“It’s a jungle out there and you are going to have a wild time”
‘Jambo!’ in Swahili means ‘Hello’ and Swahili is the widely spoken language in Africa. Honestly, just like many other African countries, we were a bit skeptical before visiting Kenya, having heard of stories about the country being unsafe for travel. Fortunately, Kenya ended up being very welcoming, because it’s here that you’ll spot the best of the wild and the best of the sunsets!
Right from the time we boarded the home airline ‘Kenya Airways’, until we said ‘Kwa heri’ (goodbye) to this beautiful country, we had the time of our lives. Kenya will always remain special to us, as it was the first country we visited together, outside our home, India and U.A.E.
Best time to visit
We visited Kenya in August, and undoubtedly, it is the best time of the year if you want to see the great wildebeest migration in action at Masai Mara. The weather is amazing for viewing the big 5 of Africa – Lion, Elephant, Rhino, Buffalo and Cheetah / Leopard – not too warm and not too cold, just perfect. Considering that it is the peak season, you may encounter a little crowd and higher prices. But it is worth it!
Before you go!
Kenya is a safe destination compared to surrounding African countries, but travelers like most of the places, will always attract unwanted attention from beggars and pickpockets. Don’t be afraid to explore your boundaries – just be careful and sensible about it. A little street smartness goes a long way in Kenya, and staying up to date on the local situation is essential no matter where you go. Here are few things you should consider before you plan your visit:
- Check on your vaccinations – We got our Yellow Fever Vaccination (YFV) 45 days ahead of our trip (entirely safe, but still consult your doctor). Keep the vaccination card for your records with passport, as some countries do need YFV if you’ve visited some African countries. Make sure your routine vaccinations are also upto date.
- Carry an insect repellent – Malaria is a big risk in Kenya. Pack a 30% DEET and some anti malaria pills, along with your general medicines, after consulting your doctor. Stay covered at dawn and dusk, that’s when the mosquitoes are most active. Watch out for small insects too.
- Raw or under cooked food – Our medical travel consultant had clearly mentioned of not eating anything raw and/or under cooked, especially meat. Drink water from your packed water bottles and not from any open source.
- Don’t be flashy – While in city or in rural areas, don’t be flashy about your belongings, be it jewelry, cash or equipment. Keep limited cash with you and as goes without saying, a copy of your passports with you all the time.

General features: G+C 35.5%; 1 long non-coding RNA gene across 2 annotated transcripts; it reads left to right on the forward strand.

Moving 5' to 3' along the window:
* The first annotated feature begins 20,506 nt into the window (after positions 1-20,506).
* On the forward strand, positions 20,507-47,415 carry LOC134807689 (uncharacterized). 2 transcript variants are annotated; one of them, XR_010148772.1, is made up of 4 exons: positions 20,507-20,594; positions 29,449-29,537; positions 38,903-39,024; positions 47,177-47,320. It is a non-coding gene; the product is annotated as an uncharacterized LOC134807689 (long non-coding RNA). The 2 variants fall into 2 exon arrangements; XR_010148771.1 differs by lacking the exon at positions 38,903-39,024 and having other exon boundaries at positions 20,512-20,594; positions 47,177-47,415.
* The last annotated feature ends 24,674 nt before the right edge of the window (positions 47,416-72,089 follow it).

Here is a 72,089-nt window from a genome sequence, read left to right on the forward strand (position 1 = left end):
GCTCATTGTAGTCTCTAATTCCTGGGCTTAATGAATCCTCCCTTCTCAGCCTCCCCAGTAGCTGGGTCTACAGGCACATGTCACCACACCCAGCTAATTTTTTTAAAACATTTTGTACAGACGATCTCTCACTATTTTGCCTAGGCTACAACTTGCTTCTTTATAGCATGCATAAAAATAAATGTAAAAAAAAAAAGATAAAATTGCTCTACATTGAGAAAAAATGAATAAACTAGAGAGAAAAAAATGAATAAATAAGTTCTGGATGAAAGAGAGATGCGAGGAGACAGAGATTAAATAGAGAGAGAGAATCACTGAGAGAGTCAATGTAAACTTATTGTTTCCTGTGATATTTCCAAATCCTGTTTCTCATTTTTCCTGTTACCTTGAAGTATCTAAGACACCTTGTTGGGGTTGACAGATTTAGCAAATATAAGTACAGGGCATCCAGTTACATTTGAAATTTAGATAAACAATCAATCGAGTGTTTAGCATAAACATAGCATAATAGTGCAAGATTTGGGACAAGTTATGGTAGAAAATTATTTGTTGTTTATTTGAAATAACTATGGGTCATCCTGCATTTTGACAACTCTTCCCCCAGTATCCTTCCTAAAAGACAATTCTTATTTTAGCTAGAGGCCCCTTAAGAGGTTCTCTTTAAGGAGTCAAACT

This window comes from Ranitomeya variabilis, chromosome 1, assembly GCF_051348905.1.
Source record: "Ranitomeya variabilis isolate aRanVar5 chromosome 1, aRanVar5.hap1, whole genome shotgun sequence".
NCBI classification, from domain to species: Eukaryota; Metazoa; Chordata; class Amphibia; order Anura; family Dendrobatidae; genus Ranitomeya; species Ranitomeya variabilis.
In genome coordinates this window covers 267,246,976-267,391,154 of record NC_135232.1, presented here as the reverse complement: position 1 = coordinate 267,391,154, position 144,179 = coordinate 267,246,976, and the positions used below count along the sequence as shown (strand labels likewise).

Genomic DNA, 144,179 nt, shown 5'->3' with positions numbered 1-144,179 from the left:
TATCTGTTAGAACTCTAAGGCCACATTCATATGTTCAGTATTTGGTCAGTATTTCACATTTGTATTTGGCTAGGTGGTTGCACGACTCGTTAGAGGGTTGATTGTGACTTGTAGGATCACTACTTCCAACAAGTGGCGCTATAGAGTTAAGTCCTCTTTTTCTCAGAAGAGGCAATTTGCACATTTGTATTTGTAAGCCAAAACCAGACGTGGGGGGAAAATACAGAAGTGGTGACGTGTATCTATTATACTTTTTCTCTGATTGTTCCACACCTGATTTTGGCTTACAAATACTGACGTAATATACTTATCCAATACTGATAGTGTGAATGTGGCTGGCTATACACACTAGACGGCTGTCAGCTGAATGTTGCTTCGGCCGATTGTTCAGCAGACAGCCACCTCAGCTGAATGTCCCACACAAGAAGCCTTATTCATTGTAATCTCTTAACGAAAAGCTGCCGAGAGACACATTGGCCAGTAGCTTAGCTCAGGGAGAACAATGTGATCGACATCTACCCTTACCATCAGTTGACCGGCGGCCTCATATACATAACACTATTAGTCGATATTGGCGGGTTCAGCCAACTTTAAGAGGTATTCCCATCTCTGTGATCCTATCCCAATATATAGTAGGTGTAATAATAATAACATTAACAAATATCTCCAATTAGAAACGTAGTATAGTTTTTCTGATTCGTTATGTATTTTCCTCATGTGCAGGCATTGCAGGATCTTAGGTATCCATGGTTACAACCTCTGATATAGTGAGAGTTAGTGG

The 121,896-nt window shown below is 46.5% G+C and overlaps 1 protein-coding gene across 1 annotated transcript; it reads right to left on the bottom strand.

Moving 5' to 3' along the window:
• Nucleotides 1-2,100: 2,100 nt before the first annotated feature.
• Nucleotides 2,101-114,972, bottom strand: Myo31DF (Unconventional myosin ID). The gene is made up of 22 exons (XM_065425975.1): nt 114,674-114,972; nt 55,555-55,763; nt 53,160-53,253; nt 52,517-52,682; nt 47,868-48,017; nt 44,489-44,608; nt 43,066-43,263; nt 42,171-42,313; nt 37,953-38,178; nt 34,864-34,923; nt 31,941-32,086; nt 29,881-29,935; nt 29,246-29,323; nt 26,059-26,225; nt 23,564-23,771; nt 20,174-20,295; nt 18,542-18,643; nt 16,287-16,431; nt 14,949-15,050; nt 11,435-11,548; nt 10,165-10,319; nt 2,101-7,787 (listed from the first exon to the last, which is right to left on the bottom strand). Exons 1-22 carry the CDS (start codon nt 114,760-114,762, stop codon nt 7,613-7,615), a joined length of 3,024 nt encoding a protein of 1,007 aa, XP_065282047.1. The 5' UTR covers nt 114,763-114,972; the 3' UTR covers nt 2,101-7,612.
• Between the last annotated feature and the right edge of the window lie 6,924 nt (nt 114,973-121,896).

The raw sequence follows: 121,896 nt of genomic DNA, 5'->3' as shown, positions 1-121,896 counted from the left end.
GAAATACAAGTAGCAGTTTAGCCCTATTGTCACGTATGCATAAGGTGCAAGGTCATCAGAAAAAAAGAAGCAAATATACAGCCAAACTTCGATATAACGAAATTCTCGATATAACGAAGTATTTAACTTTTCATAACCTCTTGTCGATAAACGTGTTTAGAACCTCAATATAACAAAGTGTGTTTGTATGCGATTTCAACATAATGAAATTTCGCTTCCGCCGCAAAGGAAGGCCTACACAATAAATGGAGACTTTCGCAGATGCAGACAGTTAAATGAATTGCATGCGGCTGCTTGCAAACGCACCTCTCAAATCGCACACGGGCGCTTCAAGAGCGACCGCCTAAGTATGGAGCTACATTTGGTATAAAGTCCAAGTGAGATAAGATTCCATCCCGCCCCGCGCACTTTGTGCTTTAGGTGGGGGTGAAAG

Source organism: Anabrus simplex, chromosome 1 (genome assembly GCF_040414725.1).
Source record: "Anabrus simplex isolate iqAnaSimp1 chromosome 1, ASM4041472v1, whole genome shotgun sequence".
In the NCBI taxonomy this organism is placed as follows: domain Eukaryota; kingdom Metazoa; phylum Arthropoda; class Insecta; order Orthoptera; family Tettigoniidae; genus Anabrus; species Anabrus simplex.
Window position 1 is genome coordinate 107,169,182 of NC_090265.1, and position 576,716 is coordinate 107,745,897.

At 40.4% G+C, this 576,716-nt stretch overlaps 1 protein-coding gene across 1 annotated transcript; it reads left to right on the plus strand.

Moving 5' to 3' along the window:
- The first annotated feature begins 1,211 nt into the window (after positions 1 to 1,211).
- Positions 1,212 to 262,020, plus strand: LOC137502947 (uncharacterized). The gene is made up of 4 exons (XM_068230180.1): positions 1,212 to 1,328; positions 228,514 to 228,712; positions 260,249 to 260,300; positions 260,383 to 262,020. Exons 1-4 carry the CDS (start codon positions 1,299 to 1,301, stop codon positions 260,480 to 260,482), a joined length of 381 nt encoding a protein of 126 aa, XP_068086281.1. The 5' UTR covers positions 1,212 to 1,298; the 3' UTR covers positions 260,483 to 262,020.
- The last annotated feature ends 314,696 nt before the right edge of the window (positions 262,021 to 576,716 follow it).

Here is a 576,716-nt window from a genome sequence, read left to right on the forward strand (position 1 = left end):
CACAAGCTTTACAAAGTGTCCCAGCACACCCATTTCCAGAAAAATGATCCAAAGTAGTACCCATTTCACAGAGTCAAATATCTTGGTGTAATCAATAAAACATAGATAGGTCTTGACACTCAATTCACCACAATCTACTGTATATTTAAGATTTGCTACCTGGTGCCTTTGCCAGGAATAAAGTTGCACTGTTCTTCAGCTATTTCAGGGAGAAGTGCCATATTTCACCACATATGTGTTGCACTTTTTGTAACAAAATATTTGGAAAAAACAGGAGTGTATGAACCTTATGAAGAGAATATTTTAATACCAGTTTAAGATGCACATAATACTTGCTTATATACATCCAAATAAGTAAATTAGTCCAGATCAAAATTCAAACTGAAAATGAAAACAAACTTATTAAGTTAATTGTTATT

Kenya is one of the few countries where you can get an e-visa or a visa on arrival with an Indian passport. We chose to go for visa on arrival, as we had read that getting an e-visa before hand does not really make that much of a difference.
The visa on arrival process was not smooth as we had hoped for. It took us two hours of waiting in the non-existent queue with the crowd. You need to fill up the immigration form, even by the e-visa holders, which are placed near the immigration counters. The visa fee can either be paid in USD (50) or EURO (40) or GBP (30). Only cash is accepted.
We used the flight aggregator https://www.skyscanner.net/ to search for best available flights. However, once we selected our flight, we booked directly from the carrier’s website. We had to proceed to Seychelles after Kenya and Kenya Airways offered us the best connection and price. It is the national airline of Kenya and it reminded us of Air India (in a good way).
We generally prefer https://www.booking.com/ to book our hotels. It is reliable, with trusted reviews and all the needed information about the property. The reviews are handy, especially if you are on a budget. However, when in Kenya, we would recommended to book a tour rather than only the hotel.
So here is a pro tip – we looked for hotels on booking.com, then contacted the hotel directly and asked them for an all inclusive package (pick-up and drop from airport, all game drives and stay on a full board basis). This way, we were able to save a lot of cost. We prefer booking this way than through the travel agents. We were able to get a private 4×4 for 3 days. We inquired a lot of agents and they were offering only a shared van in that same budget.
We stayed at the Mara Concord Game Lodge. The location was beautiful. There was a river flowing in front of our little chalet, nearby to which was a hippo pool too. Technically, it doesn’t really matter where you stay because most of the time you’ll be out for the game drives, from the sun rises to the sunsets; but no one ever said no to a good bed sleep 🙂